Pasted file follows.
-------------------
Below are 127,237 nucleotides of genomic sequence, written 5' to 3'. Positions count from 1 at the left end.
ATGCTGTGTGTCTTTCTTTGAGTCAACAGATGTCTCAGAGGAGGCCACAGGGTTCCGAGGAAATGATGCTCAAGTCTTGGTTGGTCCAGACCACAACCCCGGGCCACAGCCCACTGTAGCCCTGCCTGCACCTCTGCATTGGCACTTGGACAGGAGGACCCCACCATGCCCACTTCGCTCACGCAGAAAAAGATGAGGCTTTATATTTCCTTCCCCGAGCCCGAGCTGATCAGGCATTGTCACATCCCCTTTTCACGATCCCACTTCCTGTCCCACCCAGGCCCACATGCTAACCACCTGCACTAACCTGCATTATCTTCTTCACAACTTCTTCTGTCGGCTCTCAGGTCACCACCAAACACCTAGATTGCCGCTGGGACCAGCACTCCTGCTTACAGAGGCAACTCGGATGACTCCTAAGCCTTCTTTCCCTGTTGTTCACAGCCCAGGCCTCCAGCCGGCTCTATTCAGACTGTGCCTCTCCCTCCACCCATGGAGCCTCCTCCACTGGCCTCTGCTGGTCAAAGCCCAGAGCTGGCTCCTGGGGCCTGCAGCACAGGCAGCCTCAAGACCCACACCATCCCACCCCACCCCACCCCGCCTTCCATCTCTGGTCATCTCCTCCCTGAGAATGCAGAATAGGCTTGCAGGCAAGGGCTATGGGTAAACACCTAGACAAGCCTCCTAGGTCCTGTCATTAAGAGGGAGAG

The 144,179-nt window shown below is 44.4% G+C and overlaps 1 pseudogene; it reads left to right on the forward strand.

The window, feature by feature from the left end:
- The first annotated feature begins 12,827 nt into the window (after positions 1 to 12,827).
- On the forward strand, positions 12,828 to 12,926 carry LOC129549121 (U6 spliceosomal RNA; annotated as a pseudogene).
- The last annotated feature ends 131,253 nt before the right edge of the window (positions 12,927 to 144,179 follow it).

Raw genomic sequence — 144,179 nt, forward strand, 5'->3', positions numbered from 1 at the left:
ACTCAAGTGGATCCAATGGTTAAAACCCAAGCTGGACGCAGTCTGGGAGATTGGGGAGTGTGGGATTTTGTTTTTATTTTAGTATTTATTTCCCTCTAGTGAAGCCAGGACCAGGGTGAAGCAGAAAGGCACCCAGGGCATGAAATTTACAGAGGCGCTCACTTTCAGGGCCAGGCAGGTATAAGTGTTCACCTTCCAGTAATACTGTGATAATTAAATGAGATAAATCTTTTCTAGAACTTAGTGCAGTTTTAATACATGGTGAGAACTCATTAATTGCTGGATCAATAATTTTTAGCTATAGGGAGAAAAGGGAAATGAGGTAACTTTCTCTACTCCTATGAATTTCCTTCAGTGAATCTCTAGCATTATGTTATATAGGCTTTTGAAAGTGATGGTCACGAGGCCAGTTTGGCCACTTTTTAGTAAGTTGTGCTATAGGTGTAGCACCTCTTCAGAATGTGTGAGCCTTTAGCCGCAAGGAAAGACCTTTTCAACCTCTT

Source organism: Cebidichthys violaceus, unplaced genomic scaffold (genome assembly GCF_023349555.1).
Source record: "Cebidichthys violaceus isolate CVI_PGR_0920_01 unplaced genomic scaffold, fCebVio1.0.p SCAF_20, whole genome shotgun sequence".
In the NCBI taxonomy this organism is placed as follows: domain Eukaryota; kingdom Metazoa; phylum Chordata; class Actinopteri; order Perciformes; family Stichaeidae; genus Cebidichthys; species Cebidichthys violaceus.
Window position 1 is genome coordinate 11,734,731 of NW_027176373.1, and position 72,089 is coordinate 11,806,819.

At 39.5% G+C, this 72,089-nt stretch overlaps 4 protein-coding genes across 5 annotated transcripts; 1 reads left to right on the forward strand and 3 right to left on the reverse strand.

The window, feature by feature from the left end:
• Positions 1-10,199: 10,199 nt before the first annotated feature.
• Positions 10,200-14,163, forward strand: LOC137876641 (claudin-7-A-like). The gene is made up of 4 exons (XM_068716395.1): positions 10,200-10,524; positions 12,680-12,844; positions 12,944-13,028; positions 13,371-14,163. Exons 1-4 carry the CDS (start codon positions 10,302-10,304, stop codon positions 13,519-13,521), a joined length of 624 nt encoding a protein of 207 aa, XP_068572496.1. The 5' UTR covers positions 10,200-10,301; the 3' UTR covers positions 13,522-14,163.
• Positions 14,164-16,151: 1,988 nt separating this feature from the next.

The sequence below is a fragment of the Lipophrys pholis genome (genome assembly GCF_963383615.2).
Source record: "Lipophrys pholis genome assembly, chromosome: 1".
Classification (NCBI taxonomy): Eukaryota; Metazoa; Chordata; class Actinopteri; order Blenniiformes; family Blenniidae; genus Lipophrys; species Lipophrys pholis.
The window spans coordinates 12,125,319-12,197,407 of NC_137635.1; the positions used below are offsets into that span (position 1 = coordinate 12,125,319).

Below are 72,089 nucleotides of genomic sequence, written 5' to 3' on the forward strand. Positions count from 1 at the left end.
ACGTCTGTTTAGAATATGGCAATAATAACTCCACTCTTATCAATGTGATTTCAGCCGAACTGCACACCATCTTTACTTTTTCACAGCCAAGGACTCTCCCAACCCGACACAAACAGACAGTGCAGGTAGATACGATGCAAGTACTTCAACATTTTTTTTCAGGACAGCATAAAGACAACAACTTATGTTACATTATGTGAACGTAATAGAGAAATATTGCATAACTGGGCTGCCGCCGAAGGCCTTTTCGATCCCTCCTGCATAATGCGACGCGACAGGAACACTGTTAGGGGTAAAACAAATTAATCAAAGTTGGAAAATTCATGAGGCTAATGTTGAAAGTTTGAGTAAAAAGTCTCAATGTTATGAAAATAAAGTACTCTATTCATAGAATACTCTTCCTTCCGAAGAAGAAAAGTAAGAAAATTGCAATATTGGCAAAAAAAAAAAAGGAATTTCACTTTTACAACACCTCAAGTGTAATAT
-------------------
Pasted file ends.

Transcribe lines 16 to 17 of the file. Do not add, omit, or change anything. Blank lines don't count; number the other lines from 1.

• Positions 1-10,199: 10,199 nt before the first annotated feature.
• Positions 10,200-14,163, forward strand: LOC137876641 (claudin-7-A-like). The gene is made up of 4 exons (XM_068716395.1): positions 10,200-10,524; positions 12,680-12,844; positions 12,944-13,028; positions 13,371-14,163. Exons 1-4 carry the CDS (start codon positions 10,302-10,304, stop codon positions 13,519-13,521), a joined length of 624 nt encoding a protein of 207 aa, XP_068572496.1. The 5' UTR covers positions 10,200-10,301; the 3' UTR covers positions 13,522-14,163.